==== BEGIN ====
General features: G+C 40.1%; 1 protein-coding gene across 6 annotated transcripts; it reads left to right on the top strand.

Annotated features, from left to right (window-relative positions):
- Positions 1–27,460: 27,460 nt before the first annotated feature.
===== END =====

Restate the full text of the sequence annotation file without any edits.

General features: G+C 40.1%; 1 protein-coding gene across 6 annotated transcripts; it reads left to right on the top strand.

Annotated features, from left to right (window-relative positions):
- Positions 1–27,460: 27,460 nt before the first annotated feature.